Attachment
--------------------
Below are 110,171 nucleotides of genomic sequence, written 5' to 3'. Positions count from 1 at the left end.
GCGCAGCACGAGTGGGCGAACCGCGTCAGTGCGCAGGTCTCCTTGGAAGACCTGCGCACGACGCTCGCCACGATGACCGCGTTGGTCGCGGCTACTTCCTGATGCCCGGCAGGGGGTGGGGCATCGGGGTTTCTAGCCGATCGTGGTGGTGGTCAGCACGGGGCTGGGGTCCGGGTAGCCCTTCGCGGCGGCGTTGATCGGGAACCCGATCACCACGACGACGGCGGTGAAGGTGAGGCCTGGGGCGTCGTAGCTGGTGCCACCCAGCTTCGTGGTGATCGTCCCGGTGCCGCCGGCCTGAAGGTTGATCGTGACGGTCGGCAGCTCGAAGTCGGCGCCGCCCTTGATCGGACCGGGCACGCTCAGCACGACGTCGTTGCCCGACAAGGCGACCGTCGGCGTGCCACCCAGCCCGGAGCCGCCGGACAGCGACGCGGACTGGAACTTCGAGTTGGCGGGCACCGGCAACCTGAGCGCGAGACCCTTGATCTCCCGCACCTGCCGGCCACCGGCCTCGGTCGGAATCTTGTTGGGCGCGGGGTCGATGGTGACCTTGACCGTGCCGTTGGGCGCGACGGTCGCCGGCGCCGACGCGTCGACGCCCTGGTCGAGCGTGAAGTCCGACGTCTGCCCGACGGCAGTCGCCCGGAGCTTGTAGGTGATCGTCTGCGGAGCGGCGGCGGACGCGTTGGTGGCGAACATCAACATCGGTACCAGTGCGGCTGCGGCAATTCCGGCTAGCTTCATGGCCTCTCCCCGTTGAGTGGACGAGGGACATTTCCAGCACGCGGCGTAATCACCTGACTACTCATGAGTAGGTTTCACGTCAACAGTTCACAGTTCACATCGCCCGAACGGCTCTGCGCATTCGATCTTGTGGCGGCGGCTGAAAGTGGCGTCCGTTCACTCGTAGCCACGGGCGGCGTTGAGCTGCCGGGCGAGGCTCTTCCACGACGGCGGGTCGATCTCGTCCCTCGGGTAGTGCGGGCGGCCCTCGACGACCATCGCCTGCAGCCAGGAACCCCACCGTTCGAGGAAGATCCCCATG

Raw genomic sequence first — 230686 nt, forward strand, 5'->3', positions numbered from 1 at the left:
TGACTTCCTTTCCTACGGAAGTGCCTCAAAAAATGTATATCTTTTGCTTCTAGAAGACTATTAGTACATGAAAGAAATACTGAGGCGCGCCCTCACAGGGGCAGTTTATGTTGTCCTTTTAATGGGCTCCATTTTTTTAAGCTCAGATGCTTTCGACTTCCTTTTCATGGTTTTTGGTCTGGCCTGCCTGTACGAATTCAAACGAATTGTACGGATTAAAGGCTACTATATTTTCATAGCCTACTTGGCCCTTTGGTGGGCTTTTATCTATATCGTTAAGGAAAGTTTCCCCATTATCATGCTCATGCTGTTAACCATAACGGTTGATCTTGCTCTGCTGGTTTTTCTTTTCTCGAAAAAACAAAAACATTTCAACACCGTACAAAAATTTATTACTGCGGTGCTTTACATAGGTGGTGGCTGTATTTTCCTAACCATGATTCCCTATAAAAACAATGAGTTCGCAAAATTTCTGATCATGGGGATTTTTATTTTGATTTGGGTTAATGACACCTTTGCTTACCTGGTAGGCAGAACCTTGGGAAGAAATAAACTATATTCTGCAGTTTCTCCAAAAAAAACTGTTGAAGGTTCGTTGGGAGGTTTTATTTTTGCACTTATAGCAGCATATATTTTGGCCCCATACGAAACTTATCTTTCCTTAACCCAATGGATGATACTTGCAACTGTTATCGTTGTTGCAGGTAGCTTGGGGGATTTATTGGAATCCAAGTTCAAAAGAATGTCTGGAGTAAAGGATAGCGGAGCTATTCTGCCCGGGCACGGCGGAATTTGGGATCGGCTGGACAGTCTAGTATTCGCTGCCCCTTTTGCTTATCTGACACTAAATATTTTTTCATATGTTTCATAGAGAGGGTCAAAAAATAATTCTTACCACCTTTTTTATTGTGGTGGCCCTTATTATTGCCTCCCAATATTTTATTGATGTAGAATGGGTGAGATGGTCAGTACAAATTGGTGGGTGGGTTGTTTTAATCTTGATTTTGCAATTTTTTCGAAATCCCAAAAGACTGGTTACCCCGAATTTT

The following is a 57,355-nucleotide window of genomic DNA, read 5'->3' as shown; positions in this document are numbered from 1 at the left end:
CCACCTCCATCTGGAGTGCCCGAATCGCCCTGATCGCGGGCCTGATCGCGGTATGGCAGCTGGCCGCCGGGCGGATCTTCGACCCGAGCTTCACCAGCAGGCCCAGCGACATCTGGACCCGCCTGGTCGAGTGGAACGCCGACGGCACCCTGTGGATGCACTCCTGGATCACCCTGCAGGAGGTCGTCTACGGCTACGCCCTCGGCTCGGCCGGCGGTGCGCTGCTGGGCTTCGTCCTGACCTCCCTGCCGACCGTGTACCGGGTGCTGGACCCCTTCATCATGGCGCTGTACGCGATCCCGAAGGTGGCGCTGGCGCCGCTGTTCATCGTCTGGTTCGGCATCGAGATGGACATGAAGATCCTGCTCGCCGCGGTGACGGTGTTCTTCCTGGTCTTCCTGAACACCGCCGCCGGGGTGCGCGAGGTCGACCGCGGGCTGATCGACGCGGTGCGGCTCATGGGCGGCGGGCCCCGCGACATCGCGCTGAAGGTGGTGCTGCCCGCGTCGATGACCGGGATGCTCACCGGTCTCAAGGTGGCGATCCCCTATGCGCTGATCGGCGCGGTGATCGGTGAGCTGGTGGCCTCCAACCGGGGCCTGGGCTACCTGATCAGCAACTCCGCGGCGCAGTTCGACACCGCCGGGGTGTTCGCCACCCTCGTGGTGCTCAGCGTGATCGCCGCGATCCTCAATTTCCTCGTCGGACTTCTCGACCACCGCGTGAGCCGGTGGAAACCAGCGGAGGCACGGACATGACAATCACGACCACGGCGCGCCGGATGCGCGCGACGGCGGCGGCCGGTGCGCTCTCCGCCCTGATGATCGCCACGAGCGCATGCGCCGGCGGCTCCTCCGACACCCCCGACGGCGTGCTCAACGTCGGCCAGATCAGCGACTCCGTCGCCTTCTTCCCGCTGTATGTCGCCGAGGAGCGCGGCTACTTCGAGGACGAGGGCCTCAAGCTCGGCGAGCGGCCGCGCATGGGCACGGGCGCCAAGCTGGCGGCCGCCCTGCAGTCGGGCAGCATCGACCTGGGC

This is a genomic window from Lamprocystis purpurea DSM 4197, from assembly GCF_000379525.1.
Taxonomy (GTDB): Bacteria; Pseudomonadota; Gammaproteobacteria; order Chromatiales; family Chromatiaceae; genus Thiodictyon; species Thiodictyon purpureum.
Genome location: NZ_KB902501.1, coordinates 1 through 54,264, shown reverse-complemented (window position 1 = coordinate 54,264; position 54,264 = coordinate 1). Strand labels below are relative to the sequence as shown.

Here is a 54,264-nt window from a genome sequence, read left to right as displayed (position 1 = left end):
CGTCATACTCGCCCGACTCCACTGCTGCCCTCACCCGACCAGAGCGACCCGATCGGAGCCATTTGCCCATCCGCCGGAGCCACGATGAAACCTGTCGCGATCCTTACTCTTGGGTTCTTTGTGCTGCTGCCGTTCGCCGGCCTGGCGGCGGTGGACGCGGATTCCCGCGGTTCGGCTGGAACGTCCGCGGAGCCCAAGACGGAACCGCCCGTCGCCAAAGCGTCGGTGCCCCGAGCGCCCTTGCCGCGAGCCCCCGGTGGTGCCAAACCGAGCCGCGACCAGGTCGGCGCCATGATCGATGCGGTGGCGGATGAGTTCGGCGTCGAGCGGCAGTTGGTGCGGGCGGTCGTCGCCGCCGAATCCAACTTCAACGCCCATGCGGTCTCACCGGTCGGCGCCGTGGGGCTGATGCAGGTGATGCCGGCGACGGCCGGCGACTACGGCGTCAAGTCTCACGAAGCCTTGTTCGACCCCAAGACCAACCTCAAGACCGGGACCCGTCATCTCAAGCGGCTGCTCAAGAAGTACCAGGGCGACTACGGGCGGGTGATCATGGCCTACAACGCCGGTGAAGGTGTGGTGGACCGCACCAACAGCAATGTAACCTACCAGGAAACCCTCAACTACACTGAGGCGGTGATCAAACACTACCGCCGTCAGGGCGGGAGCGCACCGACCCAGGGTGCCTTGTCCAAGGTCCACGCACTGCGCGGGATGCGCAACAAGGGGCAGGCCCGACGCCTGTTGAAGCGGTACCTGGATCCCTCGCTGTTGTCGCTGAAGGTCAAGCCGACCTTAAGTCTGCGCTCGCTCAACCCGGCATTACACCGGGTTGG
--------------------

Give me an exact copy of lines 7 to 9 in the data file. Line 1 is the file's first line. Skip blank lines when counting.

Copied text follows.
This is a genomic window from Lamprocystis purpurea DSM 4197, from assembly GCF_000379525.1.
Taxonomy (GTDB): Bacteria; Pseudomonadota; Gammaproteobacteria; order Chromatiales; family Chromatiaceae; genus Thiodictyon; species Thiodictyon purpureum.
Genome location: NZ_KB902501.1, coordinates 1 through 54,264, shown reverse-complemented (window position 1 = coordinate 54,264; position 54,264 = coordinate 1). Strand labels below are relative to the sequence as shown.